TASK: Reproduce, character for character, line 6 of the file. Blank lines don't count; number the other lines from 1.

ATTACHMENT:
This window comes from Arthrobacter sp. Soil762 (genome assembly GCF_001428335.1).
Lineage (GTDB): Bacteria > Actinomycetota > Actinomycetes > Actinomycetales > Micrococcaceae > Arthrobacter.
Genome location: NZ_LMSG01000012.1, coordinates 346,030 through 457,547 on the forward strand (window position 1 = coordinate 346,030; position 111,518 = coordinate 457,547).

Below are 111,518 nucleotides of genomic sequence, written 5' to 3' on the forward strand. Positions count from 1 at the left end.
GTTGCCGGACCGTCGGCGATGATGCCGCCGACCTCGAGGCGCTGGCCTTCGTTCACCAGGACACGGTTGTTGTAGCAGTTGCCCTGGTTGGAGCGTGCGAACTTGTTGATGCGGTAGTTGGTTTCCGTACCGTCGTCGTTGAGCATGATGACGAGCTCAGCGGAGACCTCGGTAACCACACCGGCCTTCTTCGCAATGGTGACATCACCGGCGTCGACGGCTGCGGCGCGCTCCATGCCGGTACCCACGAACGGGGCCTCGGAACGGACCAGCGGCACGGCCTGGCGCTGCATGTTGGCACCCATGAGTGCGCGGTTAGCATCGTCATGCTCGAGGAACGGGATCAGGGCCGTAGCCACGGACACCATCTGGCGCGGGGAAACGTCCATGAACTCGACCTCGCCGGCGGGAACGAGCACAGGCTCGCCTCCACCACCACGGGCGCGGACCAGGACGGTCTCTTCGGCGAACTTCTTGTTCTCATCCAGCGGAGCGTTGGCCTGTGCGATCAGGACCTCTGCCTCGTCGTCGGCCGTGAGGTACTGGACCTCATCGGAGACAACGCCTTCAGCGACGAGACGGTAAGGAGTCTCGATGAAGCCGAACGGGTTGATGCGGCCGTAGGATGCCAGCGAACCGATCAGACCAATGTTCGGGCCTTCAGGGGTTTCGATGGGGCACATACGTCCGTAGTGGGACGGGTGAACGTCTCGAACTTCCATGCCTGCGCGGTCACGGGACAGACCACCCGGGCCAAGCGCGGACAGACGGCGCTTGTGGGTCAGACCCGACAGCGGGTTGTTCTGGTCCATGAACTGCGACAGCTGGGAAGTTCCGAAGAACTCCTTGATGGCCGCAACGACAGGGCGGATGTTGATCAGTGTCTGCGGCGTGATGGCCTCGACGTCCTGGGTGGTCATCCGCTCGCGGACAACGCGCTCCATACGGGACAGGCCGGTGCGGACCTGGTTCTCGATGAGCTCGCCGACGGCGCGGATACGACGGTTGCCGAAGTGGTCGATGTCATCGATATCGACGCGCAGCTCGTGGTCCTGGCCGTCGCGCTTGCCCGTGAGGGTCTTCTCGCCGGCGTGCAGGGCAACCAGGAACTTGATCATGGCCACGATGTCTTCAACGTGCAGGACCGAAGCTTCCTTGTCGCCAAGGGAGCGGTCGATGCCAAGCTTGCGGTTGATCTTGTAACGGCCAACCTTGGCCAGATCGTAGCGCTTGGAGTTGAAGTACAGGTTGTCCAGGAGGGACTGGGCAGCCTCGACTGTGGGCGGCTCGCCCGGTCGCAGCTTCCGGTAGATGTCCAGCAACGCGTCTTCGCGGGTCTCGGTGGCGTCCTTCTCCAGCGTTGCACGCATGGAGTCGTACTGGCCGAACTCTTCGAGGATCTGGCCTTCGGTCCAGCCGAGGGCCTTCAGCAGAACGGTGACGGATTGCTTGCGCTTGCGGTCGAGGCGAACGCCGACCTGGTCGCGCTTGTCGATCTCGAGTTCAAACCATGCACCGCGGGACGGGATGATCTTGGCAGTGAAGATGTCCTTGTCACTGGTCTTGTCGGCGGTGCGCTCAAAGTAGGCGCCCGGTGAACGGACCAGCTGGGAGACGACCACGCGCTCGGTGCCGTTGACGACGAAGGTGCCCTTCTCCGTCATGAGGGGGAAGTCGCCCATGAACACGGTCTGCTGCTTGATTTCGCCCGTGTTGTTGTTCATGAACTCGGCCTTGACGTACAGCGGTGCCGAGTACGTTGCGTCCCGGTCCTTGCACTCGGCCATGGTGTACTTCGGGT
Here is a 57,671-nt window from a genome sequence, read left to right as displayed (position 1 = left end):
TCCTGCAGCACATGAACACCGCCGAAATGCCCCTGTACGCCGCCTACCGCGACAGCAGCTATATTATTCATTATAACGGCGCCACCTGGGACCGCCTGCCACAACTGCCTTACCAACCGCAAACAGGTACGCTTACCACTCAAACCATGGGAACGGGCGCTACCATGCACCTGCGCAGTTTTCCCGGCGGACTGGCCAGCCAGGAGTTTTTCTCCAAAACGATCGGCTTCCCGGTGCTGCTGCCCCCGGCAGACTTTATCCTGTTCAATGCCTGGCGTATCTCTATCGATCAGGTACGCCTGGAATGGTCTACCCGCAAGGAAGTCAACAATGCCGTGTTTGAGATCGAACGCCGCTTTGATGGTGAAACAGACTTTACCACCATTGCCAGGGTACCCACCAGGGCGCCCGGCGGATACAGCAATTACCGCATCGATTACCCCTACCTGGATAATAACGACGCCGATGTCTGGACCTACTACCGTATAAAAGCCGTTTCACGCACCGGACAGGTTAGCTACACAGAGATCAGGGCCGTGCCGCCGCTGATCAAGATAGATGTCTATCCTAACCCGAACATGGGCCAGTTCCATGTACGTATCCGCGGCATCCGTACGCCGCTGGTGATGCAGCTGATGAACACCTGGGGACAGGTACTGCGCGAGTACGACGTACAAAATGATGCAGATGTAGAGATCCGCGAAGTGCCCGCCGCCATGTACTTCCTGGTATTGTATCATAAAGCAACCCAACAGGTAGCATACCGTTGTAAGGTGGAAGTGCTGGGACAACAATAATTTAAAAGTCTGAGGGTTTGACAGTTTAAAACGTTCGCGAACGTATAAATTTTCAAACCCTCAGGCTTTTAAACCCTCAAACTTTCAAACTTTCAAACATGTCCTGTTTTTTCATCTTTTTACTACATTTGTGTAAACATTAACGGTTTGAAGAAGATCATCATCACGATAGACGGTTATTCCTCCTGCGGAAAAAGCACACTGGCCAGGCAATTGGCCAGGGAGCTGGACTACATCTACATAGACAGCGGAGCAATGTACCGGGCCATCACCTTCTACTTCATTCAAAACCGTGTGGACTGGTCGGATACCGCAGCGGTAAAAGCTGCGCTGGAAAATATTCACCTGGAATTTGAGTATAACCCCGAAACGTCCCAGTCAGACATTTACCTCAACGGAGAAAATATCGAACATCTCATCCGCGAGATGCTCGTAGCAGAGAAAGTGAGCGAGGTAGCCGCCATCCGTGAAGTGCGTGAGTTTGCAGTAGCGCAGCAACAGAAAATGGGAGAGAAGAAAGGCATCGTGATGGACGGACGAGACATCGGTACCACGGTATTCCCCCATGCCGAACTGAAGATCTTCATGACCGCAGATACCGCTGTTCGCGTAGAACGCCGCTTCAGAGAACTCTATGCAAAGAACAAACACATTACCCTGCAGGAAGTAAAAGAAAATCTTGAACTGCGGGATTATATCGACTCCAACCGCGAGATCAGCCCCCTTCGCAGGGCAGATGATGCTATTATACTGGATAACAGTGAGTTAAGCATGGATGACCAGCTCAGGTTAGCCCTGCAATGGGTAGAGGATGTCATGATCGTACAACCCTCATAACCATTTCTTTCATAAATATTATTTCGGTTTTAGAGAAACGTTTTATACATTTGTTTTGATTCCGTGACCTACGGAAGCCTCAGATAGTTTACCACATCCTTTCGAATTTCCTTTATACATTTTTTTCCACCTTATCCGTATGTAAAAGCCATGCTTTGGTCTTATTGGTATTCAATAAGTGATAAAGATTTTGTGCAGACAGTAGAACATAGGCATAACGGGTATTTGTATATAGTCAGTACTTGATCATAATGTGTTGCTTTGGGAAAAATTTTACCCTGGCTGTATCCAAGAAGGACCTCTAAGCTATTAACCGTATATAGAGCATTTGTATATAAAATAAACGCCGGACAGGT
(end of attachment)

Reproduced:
Here is a 57,671-nt window from a genome sequence, read left to right as displayed (position 1 = left end):